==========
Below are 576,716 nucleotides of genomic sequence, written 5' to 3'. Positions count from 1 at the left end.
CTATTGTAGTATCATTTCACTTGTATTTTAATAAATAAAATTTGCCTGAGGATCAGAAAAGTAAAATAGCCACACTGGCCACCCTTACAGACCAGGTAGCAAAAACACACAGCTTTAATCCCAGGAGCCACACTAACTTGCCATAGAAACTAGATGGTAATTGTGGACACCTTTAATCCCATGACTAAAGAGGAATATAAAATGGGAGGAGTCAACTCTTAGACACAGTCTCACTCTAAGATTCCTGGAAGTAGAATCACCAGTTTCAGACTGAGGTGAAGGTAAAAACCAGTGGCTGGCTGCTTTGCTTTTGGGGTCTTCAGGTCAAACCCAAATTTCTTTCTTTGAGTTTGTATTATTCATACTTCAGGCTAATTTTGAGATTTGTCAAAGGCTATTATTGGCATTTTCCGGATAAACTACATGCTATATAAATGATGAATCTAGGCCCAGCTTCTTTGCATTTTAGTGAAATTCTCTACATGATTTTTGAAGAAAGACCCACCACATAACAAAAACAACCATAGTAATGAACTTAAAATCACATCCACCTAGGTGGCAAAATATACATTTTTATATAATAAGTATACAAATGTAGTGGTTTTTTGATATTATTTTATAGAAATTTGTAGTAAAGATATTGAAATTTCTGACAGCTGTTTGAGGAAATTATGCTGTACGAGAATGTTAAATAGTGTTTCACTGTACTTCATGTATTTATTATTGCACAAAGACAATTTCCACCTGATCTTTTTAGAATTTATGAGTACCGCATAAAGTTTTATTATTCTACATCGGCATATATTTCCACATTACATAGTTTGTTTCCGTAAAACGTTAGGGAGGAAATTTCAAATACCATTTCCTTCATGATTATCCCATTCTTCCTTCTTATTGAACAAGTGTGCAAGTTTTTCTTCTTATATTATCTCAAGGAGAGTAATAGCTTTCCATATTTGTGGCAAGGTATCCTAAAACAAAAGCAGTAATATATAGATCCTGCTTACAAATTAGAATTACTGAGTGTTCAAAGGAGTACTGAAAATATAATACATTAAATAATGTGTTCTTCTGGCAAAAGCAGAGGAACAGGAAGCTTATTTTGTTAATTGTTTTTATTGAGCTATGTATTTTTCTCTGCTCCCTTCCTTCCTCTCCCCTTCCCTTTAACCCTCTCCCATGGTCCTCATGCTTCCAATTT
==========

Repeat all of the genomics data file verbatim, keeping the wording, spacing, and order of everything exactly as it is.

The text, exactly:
Below are 576,716 nucleotides of genomic sequence, written 5' to 3'. Positions count from 1 at the left end.
CTATTGTAGTATCATTTCACTTGTATTTTAATAAATAAAATTTGCCTGAGGATCAGAAAAGTAAAATAGCCACACTGGCCACCCTTACAGACCAGGTAGCAAAAACACACAGCTTTAATCCCAGGAGCCACACTAACTTGCCATAGAAACTAGATGGTAATTGTGGACACCTTTAATCCCATGACTAAAGAGGAATATAAAATGGGAGGAGTCAACTCTTAGACACAGTCTCACTCTAAGATTCCTGGAAGTAGAATCACCAGTTTCAGACTGAGGTGAAGGTAAAAACCAGTGGCTGGCTGCTTTGCTTTTGGGGTCTTCAGGTCAAACCCAAATTTCTTTCTTTGAGTTTGTATTATTCATACTTCAGGCTAATTTTGAGATTTGTCAAAGGCTATTATTGGCATTTTCCGGATAAACTACATGCTATATAAATGATGAATCTAGGCCCAGCTTCTTTGCATTTTAGTGAAATTCTCTACATGATTTTTGAAGAAAGACCCACCACATAACAAAAACAACCATAGTAATGAACTTAAAATCACATCCACCTAGGTGGCAAAATATACATTTTTATATAATAAGTATACAAATGTAGTGGTTTTTTGATATTATTTTATAGAAATTTGTAGTAAAGATATTGAAATTTCTGACAGCTGTTTGAGGAAATTATGCTGTACGAGAATGTTAAATAGTGTTTCACTGTACTTCATGTATTTATTATTGCACAAAGACAATTTCCACCTGATCTTTTTAGAATTTATGAGTACCGCATAAAGTTTTATTATTCTACATCGGCATATATTTCCACATTACATAGTTTGTTTCCGTAAAACGTTAGGGAGGAAATTTCAAATACCATTTCCTTCATGATTATCCCATTCTTCCTTCTTATTGAACAAGTGTGCAAGTTTTTCTTCTTATATTATCTCAAGGAGAGTAATAGCTTTCCATATTTGTGGCAAGGTATCCTAAAACAAAAGCAGTAATATATAGATCCTGCTTACAAATTAGAATTACTGAGTGTTCAAAGGAGTACTGAAAATATAATACATTAAATAATGTGTTCTTCTGGCAAAAGCAGAGGAACAGGAAGCTTATTTTGTTAATTGTTTTTATTGAGCTATGTATTTTTCTCTGCTCCCTTCCTTCCTCTCCCCTTCCCTTTAACCCTCTCCCATGGTCCTCATGCTTCCAATTT